|China issues first disaster-relief white paper on quake anniversary(05/11/09)|
BEIJING, May 11 (Xinhua) -- China published a White Paper Monday on disaster prevention and relief efforts to mark the first anniversary of the Wenchuan earthquake, as well as the nation's first "Disaster Prevention and Reduction Day," both of which fall on Tuesday.
The white paper, released by the State Council Information Office, reviews government work or policies.
"China is one of the countries that experiences the most natural disasters," the report said.
With climate change, economic growth and urbanization, China faced increasing pressure on its resources and environment, it said.
The work of preventing and responding to natural disasters has become "more serious and complicated," the paper said.
Given that many kinds of wide-ranging disasters frequently hit China and caused huge losses, China's main tasks were to strengthen its ability to manage potential risks of natural disasters, to monitor and forecast natural disasters, to prevent them and conduct rescue and relief, the report said.
"Based on the lessons we learned and problems found in rescue and relief work for winter storms in south China in early 2008 andthe May 12 earthquake, we have made efforts to improve the country's disaster management system," Zou Ming, director of the disaster relief department under the Ministry of Civil Affairs, told a press conference here Monday.
The magnitude-8.0 quake, with an epicenter in Wenchuan in southwest China's Sichuan Province, left more than 87,000 people dead or missing and more than 374,640 injured.
The country is amending its state-level contingency plan for natural disaster relief and will ask local governments, rural and urban communities to make corresponding plans, he said.
A government regulation on disaster relief, now publicized for public comment, was drafted to set standard rules for disaster relief as most of the existing laws and regulations only apply to a certain type of disaster.
China also planned to increase the number of state-level storage facilities for relief materials, such as tents, blankets, medicines and rescue devices, from 10 to 24 so that it will react faster in face of a serious disaster, he added.
China has developed a disaster control and response system, which covers leadership from the State Council and central government departments as well as disaster control departments at different levels, the document said.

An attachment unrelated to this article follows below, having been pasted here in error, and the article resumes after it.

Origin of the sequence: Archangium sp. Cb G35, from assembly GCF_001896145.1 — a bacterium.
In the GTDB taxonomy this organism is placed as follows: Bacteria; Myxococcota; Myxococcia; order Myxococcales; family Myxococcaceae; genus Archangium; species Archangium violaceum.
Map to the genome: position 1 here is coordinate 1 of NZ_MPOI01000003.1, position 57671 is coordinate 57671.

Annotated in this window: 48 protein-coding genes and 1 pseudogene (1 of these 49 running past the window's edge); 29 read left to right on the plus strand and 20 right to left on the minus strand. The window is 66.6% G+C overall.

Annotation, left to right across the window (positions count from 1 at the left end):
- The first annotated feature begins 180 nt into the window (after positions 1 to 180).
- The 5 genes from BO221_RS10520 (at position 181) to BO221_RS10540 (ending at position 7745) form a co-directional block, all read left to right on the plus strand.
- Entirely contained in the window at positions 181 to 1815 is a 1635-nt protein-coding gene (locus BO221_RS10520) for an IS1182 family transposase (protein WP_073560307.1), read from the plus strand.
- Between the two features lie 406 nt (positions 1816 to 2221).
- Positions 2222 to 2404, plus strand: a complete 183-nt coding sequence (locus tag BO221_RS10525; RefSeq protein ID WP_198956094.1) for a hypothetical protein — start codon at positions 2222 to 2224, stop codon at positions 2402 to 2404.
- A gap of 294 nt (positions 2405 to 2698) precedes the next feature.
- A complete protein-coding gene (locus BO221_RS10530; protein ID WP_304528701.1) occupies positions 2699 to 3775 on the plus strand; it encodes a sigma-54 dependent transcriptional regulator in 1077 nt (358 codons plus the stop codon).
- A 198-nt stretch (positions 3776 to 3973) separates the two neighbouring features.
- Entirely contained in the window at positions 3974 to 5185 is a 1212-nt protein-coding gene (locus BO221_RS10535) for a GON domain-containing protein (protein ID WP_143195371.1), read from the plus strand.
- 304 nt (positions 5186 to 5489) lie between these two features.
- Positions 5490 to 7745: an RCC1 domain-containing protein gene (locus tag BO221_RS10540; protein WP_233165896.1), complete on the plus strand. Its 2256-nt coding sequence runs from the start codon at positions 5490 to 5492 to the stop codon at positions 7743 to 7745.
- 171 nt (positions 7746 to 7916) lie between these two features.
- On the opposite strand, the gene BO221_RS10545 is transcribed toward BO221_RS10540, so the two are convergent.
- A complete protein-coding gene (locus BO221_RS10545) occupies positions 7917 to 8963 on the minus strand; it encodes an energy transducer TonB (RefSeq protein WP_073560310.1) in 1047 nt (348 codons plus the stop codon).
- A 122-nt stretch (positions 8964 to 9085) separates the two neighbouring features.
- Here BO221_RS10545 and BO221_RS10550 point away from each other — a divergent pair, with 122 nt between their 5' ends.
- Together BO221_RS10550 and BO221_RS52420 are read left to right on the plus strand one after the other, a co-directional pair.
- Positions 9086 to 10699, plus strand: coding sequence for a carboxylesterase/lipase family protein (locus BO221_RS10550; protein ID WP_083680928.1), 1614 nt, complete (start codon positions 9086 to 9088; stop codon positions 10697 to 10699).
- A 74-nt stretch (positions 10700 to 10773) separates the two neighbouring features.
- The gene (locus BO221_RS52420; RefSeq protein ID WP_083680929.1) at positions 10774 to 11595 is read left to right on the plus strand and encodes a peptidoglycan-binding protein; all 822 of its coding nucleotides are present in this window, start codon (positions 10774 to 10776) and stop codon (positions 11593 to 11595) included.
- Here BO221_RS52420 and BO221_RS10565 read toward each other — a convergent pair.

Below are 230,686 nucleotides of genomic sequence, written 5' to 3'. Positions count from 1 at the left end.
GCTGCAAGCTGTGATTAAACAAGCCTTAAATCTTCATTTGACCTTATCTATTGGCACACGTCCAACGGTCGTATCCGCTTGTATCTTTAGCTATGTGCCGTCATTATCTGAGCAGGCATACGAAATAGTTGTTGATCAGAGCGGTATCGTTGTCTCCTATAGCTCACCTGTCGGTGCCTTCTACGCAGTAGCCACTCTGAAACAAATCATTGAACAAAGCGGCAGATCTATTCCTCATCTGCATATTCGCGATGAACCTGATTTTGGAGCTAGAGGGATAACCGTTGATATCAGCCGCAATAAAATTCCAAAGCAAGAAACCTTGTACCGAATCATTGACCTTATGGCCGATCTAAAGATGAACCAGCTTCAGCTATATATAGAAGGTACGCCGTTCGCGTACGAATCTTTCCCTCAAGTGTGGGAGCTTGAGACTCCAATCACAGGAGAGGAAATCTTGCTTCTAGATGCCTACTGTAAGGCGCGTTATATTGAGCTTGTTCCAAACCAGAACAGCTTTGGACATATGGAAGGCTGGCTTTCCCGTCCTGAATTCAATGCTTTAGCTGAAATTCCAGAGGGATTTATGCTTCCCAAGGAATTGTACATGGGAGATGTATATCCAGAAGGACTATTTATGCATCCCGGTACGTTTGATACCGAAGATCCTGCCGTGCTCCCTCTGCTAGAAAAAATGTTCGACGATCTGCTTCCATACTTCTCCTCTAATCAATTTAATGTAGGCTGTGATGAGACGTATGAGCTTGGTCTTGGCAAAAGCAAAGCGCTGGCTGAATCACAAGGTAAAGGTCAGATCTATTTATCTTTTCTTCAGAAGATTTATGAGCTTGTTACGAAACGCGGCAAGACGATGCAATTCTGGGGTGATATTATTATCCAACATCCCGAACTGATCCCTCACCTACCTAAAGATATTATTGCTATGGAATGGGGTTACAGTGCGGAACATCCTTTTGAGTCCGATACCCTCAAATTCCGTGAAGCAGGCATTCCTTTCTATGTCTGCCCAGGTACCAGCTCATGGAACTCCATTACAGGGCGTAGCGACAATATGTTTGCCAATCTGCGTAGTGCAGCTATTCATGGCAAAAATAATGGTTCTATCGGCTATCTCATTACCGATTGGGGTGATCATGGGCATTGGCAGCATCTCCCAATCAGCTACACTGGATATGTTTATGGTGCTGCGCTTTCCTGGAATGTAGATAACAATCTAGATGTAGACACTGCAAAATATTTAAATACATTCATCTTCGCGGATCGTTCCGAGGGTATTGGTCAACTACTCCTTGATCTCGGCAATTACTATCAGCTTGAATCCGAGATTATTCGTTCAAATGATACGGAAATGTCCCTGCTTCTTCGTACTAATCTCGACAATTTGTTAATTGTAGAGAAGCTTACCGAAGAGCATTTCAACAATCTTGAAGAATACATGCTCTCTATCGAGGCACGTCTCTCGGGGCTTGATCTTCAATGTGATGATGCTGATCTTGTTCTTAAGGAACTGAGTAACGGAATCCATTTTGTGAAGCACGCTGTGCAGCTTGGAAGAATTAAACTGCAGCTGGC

Since 2005, 17.54 billion yuan (2.54 billion U.S. dollars) has been invested nationwide in renewing and building 5.8 million houses for 6.5 million needy people so that their residences would be disaster proof.
In light of school building quality in the Wenchuan earthquake, China launched a three-year program in April that aims to examine every school building for safety flaws and reinforce those in earthquake-prone areas.
It will receive a subsidy of 8 billion yuan (1.16 billion dollars) from the central budget.
Sichuan provincial government announced last Wednesday that 5,335 students were dead or missing in the province, after thousands of schools collapsed in May 12 earthquake.
An amendment to the Law on Precautions Against Earthquake and Relief of Disaster, taking effect on May 1, also required school buildings to stand quakes of at least 8 magnitude.
The country is also working on a three-dimensional natural disaster monitoring system on land, sea and from space, made up of satellites, radar and ground stations, according to the document.
China attaches great importance to public participation in disaster prevention and reduction and encourages individual volunteers to take part, it said.
By the end of 2008, there were 1,531 charity foundations in China, 162 more than the previous year. The authorities also registered about 430,000 volunteer organizations, such as volunteer organization under the Chinese Communist Youth League, with an estimated 100 million members.
With an open and cooperative attitude, China took an active part in international efforts in disaster relief, including building international cooperative disaster-reduction mechanisms and providing mutual aid with other countries in major natural disasters, the document said.
After the Indian Ocean tsunami in December, 2004, China provided the largest emergency aid in its history, totaling 687.63million yuan, to the affected countries and related UN agencies. It also promptly dispatched an international rescue team and a medical team to Indonesia.